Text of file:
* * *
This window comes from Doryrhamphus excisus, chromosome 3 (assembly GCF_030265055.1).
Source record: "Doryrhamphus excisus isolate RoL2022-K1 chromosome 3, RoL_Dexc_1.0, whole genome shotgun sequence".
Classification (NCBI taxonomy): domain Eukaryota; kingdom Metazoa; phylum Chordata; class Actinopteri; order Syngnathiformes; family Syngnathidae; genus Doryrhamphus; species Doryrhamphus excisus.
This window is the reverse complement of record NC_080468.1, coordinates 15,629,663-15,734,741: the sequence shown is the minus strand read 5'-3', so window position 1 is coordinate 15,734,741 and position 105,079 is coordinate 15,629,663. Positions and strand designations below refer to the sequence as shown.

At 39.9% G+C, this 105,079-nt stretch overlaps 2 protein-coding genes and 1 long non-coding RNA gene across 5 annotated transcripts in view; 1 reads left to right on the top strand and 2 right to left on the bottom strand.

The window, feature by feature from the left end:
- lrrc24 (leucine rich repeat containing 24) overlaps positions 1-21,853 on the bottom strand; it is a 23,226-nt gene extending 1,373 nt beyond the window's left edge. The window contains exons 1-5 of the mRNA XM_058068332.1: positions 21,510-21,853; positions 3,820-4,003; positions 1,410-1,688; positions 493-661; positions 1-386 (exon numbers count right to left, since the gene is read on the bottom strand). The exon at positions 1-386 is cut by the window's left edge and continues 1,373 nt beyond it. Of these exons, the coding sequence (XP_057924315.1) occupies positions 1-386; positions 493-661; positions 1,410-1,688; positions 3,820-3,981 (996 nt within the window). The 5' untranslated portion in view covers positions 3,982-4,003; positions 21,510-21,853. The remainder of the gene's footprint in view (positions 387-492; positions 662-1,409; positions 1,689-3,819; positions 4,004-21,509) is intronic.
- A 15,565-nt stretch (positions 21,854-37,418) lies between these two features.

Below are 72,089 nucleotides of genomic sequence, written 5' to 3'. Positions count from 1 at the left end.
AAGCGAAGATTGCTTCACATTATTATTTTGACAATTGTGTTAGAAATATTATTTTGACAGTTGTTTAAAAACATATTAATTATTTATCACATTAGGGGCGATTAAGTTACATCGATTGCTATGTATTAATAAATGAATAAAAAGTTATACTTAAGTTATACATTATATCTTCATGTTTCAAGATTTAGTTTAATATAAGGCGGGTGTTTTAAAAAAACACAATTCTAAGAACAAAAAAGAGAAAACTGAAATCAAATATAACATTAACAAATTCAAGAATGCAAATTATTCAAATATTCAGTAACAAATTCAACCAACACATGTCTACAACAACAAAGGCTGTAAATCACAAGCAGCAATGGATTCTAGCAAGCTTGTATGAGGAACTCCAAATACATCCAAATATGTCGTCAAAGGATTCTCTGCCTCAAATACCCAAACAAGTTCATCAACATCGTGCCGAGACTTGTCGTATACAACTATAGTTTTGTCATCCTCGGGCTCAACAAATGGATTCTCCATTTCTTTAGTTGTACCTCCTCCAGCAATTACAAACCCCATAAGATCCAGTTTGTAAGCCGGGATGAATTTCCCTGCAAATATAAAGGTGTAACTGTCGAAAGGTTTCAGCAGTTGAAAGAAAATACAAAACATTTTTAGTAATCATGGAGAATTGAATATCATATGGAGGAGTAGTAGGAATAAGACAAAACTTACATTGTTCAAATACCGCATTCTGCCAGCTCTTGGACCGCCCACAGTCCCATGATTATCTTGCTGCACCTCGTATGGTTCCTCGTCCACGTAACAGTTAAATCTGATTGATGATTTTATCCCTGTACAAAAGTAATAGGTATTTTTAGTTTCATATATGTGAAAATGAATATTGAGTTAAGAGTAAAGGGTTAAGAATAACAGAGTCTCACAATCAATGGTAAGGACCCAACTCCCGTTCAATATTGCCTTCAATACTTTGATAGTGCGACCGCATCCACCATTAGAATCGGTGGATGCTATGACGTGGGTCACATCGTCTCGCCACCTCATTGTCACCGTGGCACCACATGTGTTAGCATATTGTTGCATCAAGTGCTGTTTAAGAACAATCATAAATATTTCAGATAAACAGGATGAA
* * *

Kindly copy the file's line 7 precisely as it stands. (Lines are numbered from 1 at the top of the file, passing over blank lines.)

- lrrc24 (leucine rich repeat containing 24) overlaps positions 1-21,853 on the bottom strand; it is a 23,226-nt gene extending 1,373 nt beyond the window's left edge. The window contains exons 1-5 of the mRNA XM_058068332.1: positions 21,510-21,853; positions 3,820-4,003; positions 1,410-1,688; positions 493-661; positions 1-386 (exon numbers count right to left, since the gene is read on the bottom strand). The exon at positions 1-386 is cut by the window's left edge and continues 1,373 nt beyond it. Of these exons, the coding sequence (XP_057924315.1) occupies positions 1-386; positions 493-661; positions 1,410-1,688; positions 3,820-3,981 (996 nt within the window). The 5' untranslated portion in view covers positions 3,982-4,003; positions 21,510-21,853. The remainder of the gene's footprint in view (positions 387-492; positions 662-1,409; positions 1,689-3,819; positions 4,004-21,509) is intronic.